I'm at my first major crossroads in the book. I have laid down almost all of the pieces of the story, now I have to start putting things in motion. I'm constantly fighting the temptation to read back over what I've written. I know what I've written. I just wrote it. I don't think re-reading it will help me. I must look forward!

I didn't waste my writing time today. I did some more research. Maybe I have been so busy lately I haven't had enough time to think about what I'm going to write next. I'll get it.

Friday, July 18, 2008

I Love You Mommy!

My husband and I signed up to do a dance number at the church pot-luck social and talent show. This would have been fine, except I have a three-year-old child, and someone brought Nacho Cheese Doritos.

First, my three-year-old stands at the buffet table, munching Nacho Cheese Doritos right from the bag. Then he comes over to our table, where I have cut up a hot dog for him. He pats me on the back, and on the shoulder, and on my chest. "I love you, mommy!" he says, and kisses me on one cheek, then goes around and kisses me on the other, and then does it again.

"You've got cheese powder all over your shirt," my husband informs me.

And on my face too, no doubt. At my first chance I run to the ladies' room and try to scrub the cheese powder off with a wet paper towel. Fortunately, I had worn a black shirt.

The dance number went well, even if I was a little cheesy.

Tuesday, July 15, 2008

Look Mommy! It's an Oscillating Circuit!

In Livermore, California you can tell the town is full of engineers. The neighborhood playground is decorated with ABC's, 123's, and circuit diagrams.

There's something odd about this circuit diagram, however. The people who planned this geeky playground attraction were obviously not the same people who installed it. Positive goes on top, negative on the bottom, folks. This circuit diagram has been installed upside-down. Hundreds, maybe thousands of children will grow up to find themselves very confused in electronics class.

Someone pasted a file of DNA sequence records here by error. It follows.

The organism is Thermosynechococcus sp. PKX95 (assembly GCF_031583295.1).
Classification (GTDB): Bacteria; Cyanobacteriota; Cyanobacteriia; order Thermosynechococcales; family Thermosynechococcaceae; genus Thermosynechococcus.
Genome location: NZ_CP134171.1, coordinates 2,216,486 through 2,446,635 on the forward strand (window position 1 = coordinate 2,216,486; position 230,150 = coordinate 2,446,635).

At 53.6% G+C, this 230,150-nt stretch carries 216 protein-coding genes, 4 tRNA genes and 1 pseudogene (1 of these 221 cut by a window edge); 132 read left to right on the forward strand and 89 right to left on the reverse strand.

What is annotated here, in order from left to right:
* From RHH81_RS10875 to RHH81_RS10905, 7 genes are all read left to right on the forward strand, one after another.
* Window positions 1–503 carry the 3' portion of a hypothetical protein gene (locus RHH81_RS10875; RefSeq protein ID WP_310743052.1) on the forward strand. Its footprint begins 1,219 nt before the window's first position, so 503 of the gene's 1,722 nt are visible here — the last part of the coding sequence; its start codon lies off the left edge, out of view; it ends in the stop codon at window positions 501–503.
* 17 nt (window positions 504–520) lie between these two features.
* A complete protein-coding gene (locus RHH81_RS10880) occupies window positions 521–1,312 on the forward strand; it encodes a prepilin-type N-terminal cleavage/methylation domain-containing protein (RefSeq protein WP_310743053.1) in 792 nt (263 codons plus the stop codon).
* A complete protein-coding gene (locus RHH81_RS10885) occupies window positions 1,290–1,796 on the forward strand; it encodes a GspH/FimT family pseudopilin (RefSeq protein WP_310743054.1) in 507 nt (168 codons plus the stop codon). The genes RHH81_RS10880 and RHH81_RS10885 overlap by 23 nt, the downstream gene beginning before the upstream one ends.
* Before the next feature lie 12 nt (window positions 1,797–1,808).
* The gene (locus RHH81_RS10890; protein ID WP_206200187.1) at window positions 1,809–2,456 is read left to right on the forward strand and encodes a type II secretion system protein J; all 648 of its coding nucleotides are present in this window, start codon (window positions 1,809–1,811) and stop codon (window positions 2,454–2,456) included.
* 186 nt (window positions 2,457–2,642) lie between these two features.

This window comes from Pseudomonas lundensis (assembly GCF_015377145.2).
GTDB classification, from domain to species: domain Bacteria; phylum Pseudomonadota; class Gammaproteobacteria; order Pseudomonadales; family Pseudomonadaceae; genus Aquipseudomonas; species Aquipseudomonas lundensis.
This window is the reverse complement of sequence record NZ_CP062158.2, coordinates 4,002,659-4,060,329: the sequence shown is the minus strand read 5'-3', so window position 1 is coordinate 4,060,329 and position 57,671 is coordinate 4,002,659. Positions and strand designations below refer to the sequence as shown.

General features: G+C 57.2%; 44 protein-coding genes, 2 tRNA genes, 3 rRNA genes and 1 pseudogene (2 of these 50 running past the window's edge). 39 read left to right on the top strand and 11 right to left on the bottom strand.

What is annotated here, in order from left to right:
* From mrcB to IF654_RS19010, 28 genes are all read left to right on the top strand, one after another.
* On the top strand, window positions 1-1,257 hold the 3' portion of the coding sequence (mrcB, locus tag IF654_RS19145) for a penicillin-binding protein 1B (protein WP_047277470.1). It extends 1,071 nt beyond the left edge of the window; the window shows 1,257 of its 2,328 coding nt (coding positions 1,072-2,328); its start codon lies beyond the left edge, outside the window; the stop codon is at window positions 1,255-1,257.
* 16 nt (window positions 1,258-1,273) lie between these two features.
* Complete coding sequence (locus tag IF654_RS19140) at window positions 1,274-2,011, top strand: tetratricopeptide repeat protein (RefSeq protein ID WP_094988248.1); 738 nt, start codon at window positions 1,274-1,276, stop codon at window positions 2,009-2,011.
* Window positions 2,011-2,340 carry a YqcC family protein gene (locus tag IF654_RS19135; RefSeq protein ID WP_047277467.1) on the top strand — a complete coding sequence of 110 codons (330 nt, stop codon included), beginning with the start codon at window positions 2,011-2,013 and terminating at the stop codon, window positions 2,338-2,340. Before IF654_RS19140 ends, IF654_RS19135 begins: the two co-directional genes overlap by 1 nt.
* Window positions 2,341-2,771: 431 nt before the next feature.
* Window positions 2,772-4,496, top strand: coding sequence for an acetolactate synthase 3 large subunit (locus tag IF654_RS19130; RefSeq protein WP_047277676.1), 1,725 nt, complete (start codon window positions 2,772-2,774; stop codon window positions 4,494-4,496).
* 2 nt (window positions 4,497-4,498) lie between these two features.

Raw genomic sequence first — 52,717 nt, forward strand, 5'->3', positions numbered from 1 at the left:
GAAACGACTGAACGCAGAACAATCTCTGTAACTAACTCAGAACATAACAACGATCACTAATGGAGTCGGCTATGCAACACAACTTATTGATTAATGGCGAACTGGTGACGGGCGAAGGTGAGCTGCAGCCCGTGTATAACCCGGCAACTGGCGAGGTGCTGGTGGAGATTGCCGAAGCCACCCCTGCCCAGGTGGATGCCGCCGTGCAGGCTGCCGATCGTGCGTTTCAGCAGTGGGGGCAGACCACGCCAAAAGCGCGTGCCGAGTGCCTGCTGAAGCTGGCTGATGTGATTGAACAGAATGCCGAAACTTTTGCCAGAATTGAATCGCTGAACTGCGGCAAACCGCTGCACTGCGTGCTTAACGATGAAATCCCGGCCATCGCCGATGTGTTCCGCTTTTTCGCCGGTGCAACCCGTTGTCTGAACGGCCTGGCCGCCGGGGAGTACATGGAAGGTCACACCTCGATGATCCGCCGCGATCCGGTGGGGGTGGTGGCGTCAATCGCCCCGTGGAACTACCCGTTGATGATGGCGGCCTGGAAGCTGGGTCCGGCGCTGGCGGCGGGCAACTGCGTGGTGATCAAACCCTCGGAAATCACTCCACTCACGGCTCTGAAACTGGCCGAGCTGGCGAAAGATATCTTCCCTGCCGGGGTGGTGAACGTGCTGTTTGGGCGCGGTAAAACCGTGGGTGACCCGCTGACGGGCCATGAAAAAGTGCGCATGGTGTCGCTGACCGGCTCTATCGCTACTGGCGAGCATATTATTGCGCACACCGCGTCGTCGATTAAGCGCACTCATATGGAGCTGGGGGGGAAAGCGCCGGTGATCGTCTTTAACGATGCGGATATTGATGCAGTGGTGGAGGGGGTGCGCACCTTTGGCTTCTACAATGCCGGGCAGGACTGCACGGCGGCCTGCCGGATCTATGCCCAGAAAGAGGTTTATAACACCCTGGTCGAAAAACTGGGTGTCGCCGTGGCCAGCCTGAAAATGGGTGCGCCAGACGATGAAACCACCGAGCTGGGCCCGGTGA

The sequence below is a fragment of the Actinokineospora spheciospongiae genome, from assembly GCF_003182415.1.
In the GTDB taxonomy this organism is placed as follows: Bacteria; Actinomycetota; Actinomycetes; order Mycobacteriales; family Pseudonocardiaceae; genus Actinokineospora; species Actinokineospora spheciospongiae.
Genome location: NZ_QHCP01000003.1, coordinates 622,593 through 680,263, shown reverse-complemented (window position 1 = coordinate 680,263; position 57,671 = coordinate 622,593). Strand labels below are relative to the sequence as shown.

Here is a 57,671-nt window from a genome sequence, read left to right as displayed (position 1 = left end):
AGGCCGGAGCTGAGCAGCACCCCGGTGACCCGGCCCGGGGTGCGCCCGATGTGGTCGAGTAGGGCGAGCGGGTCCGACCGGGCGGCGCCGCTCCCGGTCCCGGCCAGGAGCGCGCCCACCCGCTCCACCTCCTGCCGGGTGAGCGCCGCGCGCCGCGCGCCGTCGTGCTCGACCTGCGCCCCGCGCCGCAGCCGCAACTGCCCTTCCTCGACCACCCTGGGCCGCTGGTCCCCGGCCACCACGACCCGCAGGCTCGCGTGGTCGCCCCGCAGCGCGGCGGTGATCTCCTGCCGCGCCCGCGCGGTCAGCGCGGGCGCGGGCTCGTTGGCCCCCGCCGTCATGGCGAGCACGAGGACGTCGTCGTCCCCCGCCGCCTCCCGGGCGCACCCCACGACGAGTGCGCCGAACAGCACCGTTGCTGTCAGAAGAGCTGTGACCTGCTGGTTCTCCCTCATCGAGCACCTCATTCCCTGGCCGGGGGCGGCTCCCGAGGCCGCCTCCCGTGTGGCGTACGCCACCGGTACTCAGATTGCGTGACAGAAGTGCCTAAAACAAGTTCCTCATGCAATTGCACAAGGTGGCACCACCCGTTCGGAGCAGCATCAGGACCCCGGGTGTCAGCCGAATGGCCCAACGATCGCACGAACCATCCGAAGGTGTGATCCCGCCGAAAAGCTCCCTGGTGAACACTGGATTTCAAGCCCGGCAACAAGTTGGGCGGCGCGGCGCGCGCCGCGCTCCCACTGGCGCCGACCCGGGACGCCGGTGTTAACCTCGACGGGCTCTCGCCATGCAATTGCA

Thursday, July 10, 2008

How Did They Do It?

How did anyone ever write science fiction before the internet?

If I want to know what crops can be grown in Northern New Mexico, what sheep like to eat, whether the people could make hydrogen peroxide or chlorine bleach with materials they might have on hand, how they would grind their own gunpowder, or the best way to deflect a 2 km asteroid, it is all a few clicks away on the internet!

Working on this book is so much fun because it concerns lots of things I am very interested in and already know a lot about. It is easy to fill in the gaps in my knowledge with a cruise around the internet.

Saturday, July 5, 2008

Patriotic Pancakes

My husband made pancakes shaped like the United States of America for breakfast on the 4th of July.

I finished the harp case last night, so that marks the end of another major project! And now, for my next trick, I will draft a 120 page post-apocalyptic science fiction novel for 9-12 year old readers in less than two months.

Now that I have a satisfactory plot in mind and some solid character development hammered out, I feel like I could just sit down and write the whole thing. It surprised me to discover that after a certain point in the development process the scenes and dialog simply flowed into my head the way they always do, even though this is a fresh new world with fresh new characters I have never worked with before. I wake up in the morning and have exciting new ideas, just like I did for my other books. On top of that, this time I've had so much fun researching Titan II missile silos, anthrax, and asteroid deflection techniques. Maybe I'll stick to science fiction from now on!